Australian researchers have announced progress in an attempt to safely freeze and store human eggs for later fertilizations.
In order to help couples suffering from sexual disabilities, researchers have been trying to isolate each part of conception into a separately controlled step. Sperm can now be gathered and safely stored for years. Frozen or fresh sperm can be united in conception in glass dishes. Eggs can be overproduced using fertility drugs, then harvested. The embryo resulting from in vitro fertilization can be stored frozen, then implanted to produce a normal pregnancy and birth.
But one step not yet complete is the safe freezing of eggs and subsequent fertilization to produce a normal pregnancy. Alan Trounson of Monash University reported at an in vitro fertilization conference recently that he had successfully frozen eggs without apparent damage, and successfully fertilized them with sperm. The biggest step, announcing a successful pregnancy from the procedure, has not yet been claimed.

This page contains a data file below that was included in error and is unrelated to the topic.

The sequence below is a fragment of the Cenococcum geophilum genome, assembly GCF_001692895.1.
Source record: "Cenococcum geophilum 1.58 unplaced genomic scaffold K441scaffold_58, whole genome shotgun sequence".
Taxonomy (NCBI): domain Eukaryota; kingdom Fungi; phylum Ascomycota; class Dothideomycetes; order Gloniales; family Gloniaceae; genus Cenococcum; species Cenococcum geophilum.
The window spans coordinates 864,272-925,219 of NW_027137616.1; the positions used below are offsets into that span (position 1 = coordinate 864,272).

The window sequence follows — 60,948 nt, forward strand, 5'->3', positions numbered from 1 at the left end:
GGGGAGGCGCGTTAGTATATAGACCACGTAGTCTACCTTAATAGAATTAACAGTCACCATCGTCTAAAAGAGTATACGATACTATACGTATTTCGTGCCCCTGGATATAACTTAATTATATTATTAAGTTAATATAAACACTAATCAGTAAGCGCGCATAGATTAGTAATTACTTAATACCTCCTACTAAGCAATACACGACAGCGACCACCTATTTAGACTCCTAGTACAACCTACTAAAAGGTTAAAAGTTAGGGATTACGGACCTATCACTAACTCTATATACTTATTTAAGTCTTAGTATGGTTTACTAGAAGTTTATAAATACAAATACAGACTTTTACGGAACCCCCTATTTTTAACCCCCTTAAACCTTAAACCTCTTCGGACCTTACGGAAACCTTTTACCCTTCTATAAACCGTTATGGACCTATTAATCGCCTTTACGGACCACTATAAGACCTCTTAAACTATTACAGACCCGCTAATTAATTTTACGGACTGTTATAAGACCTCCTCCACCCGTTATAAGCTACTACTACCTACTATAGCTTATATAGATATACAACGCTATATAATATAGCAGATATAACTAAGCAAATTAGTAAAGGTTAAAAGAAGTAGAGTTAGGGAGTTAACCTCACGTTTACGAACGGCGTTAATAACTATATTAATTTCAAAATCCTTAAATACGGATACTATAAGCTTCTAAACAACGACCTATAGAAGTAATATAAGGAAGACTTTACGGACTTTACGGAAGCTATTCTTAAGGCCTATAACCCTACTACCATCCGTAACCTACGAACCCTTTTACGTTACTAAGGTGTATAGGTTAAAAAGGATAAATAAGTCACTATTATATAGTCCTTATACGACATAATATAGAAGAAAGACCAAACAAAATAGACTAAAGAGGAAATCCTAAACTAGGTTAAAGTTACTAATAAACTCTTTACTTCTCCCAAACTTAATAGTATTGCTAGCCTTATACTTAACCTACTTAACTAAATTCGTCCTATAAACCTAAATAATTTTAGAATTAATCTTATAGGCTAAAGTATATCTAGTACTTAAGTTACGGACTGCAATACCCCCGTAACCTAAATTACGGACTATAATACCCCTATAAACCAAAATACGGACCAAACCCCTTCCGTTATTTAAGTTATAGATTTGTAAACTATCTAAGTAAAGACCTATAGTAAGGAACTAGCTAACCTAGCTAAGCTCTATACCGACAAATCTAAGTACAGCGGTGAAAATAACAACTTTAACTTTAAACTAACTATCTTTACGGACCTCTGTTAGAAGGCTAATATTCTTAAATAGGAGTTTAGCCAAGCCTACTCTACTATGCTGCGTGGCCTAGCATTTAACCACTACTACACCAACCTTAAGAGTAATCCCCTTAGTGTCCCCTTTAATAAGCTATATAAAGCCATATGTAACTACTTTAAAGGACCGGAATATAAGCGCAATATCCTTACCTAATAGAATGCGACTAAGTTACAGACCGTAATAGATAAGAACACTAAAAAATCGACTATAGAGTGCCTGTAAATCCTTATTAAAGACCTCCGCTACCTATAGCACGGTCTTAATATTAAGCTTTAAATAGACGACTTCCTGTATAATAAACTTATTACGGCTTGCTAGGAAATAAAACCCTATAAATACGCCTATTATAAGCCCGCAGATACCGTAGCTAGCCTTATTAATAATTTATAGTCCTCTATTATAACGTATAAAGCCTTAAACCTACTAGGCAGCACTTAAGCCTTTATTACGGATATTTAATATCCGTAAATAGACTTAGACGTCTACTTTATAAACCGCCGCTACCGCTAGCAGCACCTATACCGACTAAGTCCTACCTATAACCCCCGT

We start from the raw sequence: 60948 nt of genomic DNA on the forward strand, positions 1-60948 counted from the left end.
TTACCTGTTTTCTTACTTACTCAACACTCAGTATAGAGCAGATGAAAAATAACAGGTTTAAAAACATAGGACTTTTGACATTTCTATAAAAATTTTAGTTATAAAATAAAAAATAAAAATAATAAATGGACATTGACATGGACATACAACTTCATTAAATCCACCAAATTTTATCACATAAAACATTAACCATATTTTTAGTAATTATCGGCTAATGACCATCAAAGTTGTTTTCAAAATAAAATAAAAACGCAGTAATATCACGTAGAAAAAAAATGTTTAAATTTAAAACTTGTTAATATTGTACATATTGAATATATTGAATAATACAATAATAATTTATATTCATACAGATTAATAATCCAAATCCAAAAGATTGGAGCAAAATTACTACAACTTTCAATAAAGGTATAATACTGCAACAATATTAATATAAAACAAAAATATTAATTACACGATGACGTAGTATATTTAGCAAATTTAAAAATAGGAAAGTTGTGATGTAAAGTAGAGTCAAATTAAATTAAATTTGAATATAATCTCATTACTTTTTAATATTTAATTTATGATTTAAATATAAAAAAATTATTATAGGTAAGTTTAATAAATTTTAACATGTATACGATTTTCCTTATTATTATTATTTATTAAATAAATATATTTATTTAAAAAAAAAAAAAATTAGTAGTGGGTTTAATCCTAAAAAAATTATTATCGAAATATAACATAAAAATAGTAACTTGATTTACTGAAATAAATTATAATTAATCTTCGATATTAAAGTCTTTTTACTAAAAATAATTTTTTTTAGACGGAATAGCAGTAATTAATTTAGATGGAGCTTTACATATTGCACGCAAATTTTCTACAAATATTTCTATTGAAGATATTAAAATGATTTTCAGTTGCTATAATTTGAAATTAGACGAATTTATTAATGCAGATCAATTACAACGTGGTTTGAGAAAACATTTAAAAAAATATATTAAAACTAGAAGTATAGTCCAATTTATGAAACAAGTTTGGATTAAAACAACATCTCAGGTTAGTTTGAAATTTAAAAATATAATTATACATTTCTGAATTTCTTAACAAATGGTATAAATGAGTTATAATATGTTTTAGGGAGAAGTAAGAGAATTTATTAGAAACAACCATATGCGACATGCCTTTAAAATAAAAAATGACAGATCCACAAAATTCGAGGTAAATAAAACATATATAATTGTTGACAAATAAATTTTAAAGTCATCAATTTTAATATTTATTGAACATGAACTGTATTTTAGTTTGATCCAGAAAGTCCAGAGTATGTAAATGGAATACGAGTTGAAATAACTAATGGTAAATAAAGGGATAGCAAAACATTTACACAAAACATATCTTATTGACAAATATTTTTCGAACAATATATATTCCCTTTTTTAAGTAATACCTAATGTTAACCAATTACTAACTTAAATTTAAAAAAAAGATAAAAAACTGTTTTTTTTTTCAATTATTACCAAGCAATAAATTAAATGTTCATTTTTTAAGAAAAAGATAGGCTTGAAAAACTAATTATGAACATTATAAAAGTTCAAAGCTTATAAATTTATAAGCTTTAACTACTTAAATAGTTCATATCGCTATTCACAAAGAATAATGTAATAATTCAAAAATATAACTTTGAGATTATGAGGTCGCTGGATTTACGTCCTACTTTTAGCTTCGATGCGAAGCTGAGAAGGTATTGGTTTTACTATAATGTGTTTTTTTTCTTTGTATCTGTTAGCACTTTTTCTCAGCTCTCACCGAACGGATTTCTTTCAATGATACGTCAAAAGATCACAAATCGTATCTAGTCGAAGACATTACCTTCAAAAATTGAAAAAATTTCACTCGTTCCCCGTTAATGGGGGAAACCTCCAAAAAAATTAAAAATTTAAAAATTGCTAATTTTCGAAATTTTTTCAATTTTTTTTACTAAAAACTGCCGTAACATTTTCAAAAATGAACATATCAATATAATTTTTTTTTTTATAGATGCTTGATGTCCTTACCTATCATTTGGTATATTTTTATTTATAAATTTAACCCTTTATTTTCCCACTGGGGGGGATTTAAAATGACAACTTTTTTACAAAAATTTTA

Freezing eggs can be important in fertility work for several reasons. A woman could safely preserve her eggs if, for instance, she were about to undergo a medical procedure that would take her ovary or irradiate the eggs. If she were single, the eggs could be fertilized after her marriage; if married, she could hold the eggs unfertilized if she had not yet decided to have a child.
For doctors, there is a political dimension to the egg-freezing research, since the freezing of embryos has brought protests from persons who believe life begins at conception.